She’s written loads of letters to him, none of which he’s acknowledged, and last week she followed him around town all weekend whilst he was out with his family. They didn’t notice, but I am worried that this is going to blow up in her face any day now. I’ve tried to get her to back off but she won’t see sense, so what should I do?


FIONA SAYS: Your friend’s behaviour sounds like it could potentially be bordering on harassment, which could land her in trouble. I suspect the man would be justified in involving the police if she continues to stalk him in this way. She really needs to understand the potential seriousness of what she’s doing.

I know you’ve already tried to make her see sense and I suspect it will not be easy to get her to realise this is an obsession – at least that’s how it sounds.

She may resent your interference and it could well affect your friendship, but as her closest and oldest friend, I think this is a risk that you’re going to have to take. Hopefully she will see sense, but if not, all you can then do is be there for her when this delusion crashes down around her.


FOLLOWING a messy break-up, I went through a tricky bout of depression last year and had some counselling for about four months. In that time, through a support group, I met a man who was also seeing a counsellor. He was finding it hard to come to terms with the death of his wife and we struck up an immediate friendship.

We’ve both finished our counselling sessions and have remained good friends. What’s more, we’ve spent a lot of time together, and I realised over Christmas that my feelings for him now go beyond friendship. I love him very much and really want to tell him how I feel.

We’ve been seeing each other for about six months and the longer our friendship continues to grow, the more difficult it will become, I think, to start a real relationship. However, I get the impression that he is not really ready for this, and the last thing I want to do is scare him away. I’d feel terrible if I did that, because I think he relies on me quite a lot for support.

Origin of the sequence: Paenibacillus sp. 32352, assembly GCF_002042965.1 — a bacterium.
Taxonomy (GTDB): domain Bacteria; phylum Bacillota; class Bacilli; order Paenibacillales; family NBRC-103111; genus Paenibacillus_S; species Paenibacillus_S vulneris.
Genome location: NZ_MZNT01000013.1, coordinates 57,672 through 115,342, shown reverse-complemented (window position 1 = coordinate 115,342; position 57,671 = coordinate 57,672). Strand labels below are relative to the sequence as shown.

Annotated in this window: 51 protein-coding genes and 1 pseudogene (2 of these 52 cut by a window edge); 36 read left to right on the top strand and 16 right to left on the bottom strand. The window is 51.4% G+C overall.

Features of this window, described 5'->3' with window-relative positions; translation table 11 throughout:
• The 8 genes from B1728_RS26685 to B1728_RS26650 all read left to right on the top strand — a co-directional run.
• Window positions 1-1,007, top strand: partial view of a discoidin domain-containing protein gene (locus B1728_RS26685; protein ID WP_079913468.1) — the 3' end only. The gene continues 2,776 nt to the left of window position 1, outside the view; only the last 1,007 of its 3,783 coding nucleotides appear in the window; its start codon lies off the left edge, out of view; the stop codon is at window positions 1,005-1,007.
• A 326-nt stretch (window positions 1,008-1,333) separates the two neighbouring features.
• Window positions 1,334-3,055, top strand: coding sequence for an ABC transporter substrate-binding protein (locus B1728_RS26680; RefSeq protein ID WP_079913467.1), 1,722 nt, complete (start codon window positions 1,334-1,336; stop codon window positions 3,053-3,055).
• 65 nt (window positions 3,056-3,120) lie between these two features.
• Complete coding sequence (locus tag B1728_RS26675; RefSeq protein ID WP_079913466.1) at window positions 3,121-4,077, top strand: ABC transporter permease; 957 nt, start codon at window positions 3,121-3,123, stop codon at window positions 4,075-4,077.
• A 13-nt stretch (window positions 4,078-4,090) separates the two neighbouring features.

FIONA SAYS: I’m not sure why you’re so worried about this developing friendship. Many successful marriages have happened between people who suddenly realised they were more than friends. That doesn’t mean you shouldn’t at least give him a clue as to how you feel though.

How much worse would you feel if, five years from now, you’re still good friends – and you find out that you’ve loved each other all that time but neither of you had said anything? That really would be a terrible waste.

Let him know that your feelings for him have grown beyond friendship, but that you’re prepared to wait. He may confirm your suspicions that he’s not ready for a relationship – but this need not mean the end of your friendship. If he makes it clear that he’ll never feel anything more for you than friendship, then at least you’ll know and can start to look elsewhere for love. On the other hand, you may find he feels the same way about you but has simply been holding back because he thinks YOU’RE not ready for a relationship. So go on, ask him – you’ll never know otherwise.

If you have a problem you need help with, email Fiona by writing to for advice. All letters are treated in complete confidence and, to protect this privacy, Fiona is unable to pass on your messages to other readers. Fiona regrets that she cannot enter into personal correspondence.